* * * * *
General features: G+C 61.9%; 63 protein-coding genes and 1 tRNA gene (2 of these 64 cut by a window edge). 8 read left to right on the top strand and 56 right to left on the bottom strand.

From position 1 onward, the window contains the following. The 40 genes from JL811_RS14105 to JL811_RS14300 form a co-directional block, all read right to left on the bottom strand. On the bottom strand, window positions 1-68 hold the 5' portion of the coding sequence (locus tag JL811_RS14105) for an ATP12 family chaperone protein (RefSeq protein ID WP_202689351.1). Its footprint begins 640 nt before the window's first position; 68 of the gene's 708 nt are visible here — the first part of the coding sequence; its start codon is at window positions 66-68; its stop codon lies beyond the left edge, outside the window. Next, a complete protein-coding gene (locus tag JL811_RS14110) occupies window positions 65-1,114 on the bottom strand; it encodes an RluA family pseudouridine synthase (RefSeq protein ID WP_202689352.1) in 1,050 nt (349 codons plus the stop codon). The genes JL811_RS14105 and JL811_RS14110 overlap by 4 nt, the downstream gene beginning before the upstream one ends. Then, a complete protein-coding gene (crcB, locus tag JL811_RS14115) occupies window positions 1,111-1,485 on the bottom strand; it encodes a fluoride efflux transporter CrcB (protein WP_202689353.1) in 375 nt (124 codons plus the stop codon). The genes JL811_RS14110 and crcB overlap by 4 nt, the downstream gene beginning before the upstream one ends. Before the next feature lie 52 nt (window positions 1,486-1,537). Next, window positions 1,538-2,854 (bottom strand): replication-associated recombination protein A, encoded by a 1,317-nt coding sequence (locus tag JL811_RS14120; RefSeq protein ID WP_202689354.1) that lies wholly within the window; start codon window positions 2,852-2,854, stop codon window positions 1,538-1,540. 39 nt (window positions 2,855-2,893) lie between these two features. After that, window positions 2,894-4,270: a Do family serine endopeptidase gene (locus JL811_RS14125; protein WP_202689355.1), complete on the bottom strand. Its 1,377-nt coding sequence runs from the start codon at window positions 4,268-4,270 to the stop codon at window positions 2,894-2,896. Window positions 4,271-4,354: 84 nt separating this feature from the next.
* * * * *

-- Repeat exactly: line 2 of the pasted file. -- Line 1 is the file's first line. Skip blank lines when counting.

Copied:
From position 1 onward, the window contains the following. The 40 genes from JL811_RS14105 to JL811_RS14300 form a co-directional block, all read right to left on the bottom strand. On the bottom strand, window positions 1-68 hold the 5' portion of the coding sequence (locus tag JL811_RS14105) for an ATP12 family chaperone protein (RefSeq protein ID WP_202689351.1). Its footprint begins 640 nt before the window's first position; 68 of the gene's 708 nt are visible here — the first part of the coding sequence; its start codon is at window positions 66-68; its stop codon lies beyond the left edge, outside the window. Next, a complete protein-coding gene (locus tag JL811_RS14110) occupies window positions 65-1,114 on the bottom strand; it encodes an RluA family pseudouridine synthase (RefSeq protein ID WP_202689352.1) in 1,050 nt (349 codons plus the stop codon). The genes JL811_RS14105 and JL811_RS14110 overlap by 4 nt, the downstream gene beginning before the upstream one ends. Then, a complete protein-coding gene (crcB, locus tag JL811_RS14115) occupies window positions 1,111-1,485 on the bottom strand; it encodes a fluoride efflux transporter CrcB (protein WP_202689353.1) in 375 nt (124 codons plus the stop codon). The genes JL811_RS14110 and crcB overlap by 4 nt, the downstream gene beginning before the upstream one ends. Before the next feature lie 52 nt (window positions 1,486-1,537). Next, window positions 1,538-2,854 (bottom strand): replication-associated recombination protein A, encoded by a 1,317-nt coding sequence (locus tag JL811_RS14120; RefSeq protein ID WP_202689354.1) that lies wholly within the window; start codon window positions 2,852-2,854, stop codon window positions 1,538-1,540. 39 nt (window positions 2,855-2,893) lie between these two features. After that, window positions 2,894-4,270: a Do family serine endopeptidase gene (locus JL811_RS14125; protein WP_202689355.1), complete on the bottom strand. Its 1,377-nt coding sequence runs from the start codon at window positions 4,268-4,270 to the stop codon at window positions 2,894-2,896. Window positions 4,271-4,354: 84 nt separating this feature from the next.